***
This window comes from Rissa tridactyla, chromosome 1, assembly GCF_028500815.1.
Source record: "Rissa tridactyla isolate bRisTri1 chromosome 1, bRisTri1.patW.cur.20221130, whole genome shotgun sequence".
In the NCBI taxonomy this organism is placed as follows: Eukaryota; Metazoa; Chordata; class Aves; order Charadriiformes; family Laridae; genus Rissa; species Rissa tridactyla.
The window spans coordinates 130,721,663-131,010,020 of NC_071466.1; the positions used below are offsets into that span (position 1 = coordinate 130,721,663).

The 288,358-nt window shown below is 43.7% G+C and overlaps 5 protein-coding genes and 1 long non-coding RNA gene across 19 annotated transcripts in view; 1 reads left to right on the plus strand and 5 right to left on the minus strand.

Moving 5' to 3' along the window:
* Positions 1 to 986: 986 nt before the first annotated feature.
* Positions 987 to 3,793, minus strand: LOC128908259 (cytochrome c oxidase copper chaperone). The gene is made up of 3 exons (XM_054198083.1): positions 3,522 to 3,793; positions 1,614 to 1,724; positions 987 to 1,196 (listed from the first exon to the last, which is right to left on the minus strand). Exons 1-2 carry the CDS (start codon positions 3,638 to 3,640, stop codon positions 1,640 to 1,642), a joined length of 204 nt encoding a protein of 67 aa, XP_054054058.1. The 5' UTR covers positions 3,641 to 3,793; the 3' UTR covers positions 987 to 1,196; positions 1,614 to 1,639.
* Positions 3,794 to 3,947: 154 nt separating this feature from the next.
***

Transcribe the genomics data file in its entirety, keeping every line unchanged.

This window comes from Rissa tridactyla, chromosome 1, assembly GCF_028500815.1.
Source record: "Rissa tridactyla isolate bRisTri1 chromosome 1, bRisTri1.patW.cur.20221130, whole genome shotgun sequence".
In the NCBI taxonomy this organism is placed as follows: Eukaryota; Metazoa; Chordata; class Aves; order Charadriiformes; family Laridae; genus Rissa; species Rissa tridactyla.
The window spans coordinates 130,721,663-131,010,020 of NC_071466.1; the positions used below are offsets into that span (position 1 = coordinate 130,721,663).

The 288,358-nt window shown below is 43.7% G+C and overlaps 5 protein-coding genes and 1 long non-coding RNA gene across 19 annotated transcripts in view; 1 reads left to right on the plus strand and 5 right to left on the minus strand.

Moving 5' to 3' along the window:
* Positions 1 to 986: 986 nt before the first annotated feature.
* Positions 987 to 3,793, minus strand: LOC128908259 (cytochrome c oxidase copper chaperone). The gene is made up of 3 exons (XM_054198083.1): positions 3,522 to 3,793; positions 1,614 to 1,724; positions 987 to 1,196 (listed from the first exon to the last, which is right to left on the minus strand). Exons 1-2 carry the CDS (start codon positions 3,638 to 3,640, stop codon positions 1,640 to 1,642), a joined length of 204 nt encoding a protein of 67 aa, XP_054054058.1. The 5' UTR covers positions 3,641 to 3,793; the 3' UTR covers positions 987 to 1,196; positions 1,614 to 1,639.
* Positions 3,794 to 3,947: 154 nt separating this feature from the next.